FORT LAUDERDALE, Fla. — After 10 days of bottomless piles of punch cards, after forests of legal pads and cisterns of Diet Coke, after protests and court hearings and shouts and threats, the Broward County canvassing board finished its historic hand count of 588,000 ballots at 11:51 p.m. Saturday.
As midnight approached, Broward County canvassing board member Suzanne Gunzburger held up to the light ballot No. 6, precinct 43Z, squinted one last time and said with a smile, "A vote for Gore. The last vote is a vote for Gore."
The announcement triggered some subdued applause, but the end to the extraordinary recount was mostly quiet. The overwhelming feeling on the canvassing board and among the lawyers, observers and spin doctors in its orbit was not victory, not defeat, but, to be honest, an enormous sense of relief.
Republican lawyer Shari McCartney, who had monitored the recount for days, pronounced it anticlimactic. "We won, but just like on election night, it's not over."
A little earlier, Robert W. Lee, head of the Broward County board, smiled when he displayed the last ballot and passed it to Gunzburger. When she announced the final tally, he looked relieved and shook hands with his board colleagues.
"We're all exhausted and feel like we deserve a day off," Lee said. "I don't know if it's hit me yet, but when all this calms down, I'm going to sleep for 15 hours straight."
Vice President Al Gore netted 567 votes in Broward County, narrowing Texas Gov. George W. Bush's statewide lead to 464 votes. That makes Broward the biggest source so far of desperately needed votes for Gore in his quest to overturn election night results and win the presidency through controversial hand counts of predominantly Democratic counties.
Democratic lawyer Chris Sautter said: "We are relieved, delighted and not surprised at all by the outcome. We had predicted between 500 and 600 votes, and this number is exactly what we told [Gore campaign chairman] Bill Daley we would get."
After the Broward County board certified its results, it faxed the tallies to the secretary of state's office. A copy of the results will be delivered to the secretary's office in Tallahassee by a county employee.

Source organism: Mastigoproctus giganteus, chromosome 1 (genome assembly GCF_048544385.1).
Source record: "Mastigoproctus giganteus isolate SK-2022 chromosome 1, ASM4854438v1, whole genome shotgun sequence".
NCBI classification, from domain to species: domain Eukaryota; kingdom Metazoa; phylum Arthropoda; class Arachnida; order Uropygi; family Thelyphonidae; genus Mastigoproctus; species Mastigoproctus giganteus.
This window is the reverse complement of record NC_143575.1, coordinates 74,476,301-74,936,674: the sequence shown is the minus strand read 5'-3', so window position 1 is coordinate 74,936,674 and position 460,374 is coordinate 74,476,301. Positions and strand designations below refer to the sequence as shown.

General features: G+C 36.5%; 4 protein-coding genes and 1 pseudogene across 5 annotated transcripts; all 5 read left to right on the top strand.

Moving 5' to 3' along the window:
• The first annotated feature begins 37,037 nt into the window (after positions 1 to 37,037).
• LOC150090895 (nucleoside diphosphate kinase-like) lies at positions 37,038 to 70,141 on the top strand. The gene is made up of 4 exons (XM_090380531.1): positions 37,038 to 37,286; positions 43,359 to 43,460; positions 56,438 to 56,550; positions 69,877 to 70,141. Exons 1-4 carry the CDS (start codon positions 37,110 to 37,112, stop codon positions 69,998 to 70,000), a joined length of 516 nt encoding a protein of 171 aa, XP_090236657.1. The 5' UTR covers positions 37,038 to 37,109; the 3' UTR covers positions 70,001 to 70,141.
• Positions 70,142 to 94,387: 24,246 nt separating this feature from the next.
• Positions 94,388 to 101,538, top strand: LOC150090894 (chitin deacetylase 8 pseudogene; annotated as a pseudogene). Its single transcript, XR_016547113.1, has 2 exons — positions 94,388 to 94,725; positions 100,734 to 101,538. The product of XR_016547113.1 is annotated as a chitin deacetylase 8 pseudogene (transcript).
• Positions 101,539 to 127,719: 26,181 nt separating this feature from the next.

In Palm Beach County, the hand counting continued late into the night Saturday, ballot by ballot, dimple by dimple. Officials there may have serious trouble meeting the 5 p.m. EST deadline today set by the Florida Supreme Court for hand counts to be tabulated and certified.
As of Saturday night, Palm Beach officials still had more than 4,000 votes to count. It was not quite panic time there--yet--but there was indeed a rising sense of urgency.
"Never say never," Charles Burton, the Palm Beach board's chairman, said Saturday afternoon. "We'll get it done, even if we have to stay all night to do it."
Unlike the Broward County board, which worked 10 days straight without stopping, the three members of the Palm Beach County canvassing board decided to knock off for Thanksgiving. That has left them in the unenviable position of having to hand-inspect 300 paper cards an hour, basically one ballot every 12 seconds, a starter kit for serious repetitive motion strain.
Already, you can almost hear the board members creak as they stand up to take a break.
In the frenzy to meet today's cutoff, tempers flared, nerves frayed and streets were literally split along party lines as the canvassing boards labored amid protests and intense partisan pressure.
In the Broward County recount room, officials snapped at each other over election arcana and rules of procedure.
When one board member asked to clarify yet again how to evaluate disputed ballots, Lee, who is a judge, testily said, "We're not going to talk about standards anymore. . . . That's it. Enough."
At that moment, a Republican lawyer accused Lee of siding with Democrats. "You're just trolling for more votes, judge," said William Scherer.
"You're out of line, Mr. Scherer, and we're going to take a recess," Lee replied. "And when we return, you're not allowed back."
Tension had been building between Lee and Scherer for days. Lee had threatened to eject Scherer from the room on Thursday but let him stay. When the board reconvened Saturday after its recess, Scherer stayed outside.
"These Republican guys are starting to freak out," said Democratic lawyer Chris Sautter. "They see us picking up a lot of votes, and they just can't stand to watch."
Scherer declined to comment.
The tension was building outside too. In the throes of a thunderstorm, 4- and 5-year-olds stood with their parents in slanting rain yelling, "Gore is a lose-er! Gore is a lose-er!"
They were among a crowd of 300 Bush supporters who gathered in the street in front of the courthouse where the Broward County canvassing board has been meeting.